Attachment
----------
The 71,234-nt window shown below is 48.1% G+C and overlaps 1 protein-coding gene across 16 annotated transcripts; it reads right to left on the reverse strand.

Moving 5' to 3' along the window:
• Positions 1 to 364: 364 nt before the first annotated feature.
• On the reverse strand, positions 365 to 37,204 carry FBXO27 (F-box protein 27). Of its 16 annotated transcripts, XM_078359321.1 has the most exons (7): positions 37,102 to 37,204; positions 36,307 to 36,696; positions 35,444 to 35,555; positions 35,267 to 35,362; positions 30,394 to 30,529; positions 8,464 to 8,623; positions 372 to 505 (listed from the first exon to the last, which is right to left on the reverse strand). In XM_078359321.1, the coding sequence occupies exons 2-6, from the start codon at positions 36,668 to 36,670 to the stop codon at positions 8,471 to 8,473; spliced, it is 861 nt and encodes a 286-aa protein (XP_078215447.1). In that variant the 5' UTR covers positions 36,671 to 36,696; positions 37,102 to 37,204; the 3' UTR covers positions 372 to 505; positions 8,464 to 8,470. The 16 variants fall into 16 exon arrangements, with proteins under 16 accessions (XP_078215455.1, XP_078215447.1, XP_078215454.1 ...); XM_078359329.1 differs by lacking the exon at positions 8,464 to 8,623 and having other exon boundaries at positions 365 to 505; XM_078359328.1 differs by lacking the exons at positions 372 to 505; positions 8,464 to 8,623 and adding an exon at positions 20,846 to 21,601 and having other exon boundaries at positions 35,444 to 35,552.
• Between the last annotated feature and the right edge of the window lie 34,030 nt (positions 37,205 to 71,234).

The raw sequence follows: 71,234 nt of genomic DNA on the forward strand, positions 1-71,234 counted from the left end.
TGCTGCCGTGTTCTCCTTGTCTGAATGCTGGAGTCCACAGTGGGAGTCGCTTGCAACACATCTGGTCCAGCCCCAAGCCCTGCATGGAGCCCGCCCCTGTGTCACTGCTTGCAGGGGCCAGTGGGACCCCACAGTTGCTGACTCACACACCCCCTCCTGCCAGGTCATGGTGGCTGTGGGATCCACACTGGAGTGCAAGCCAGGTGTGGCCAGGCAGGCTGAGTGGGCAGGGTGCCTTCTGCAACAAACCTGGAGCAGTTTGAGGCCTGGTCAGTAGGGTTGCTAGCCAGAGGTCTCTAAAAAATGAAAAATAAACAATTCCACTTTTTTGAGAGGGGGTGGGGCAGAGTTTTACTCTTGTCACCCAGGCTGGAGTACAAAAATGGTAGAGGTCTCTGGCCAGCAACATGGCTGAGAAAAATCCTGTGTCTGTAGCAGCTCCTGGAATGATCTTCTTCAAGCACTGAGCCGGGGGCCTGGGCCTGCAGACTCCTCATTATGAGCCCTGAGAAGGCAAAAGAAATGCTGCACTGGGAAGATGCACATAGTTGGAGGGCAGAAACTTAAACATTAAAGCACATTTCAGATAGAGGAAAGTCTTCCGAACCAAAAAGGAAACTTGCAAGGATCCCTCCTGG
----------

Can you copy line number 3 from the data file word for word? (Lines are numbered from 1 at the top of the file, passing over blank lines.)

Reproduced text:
• Positions 1 to 364: 364 nt before the first annotated feature.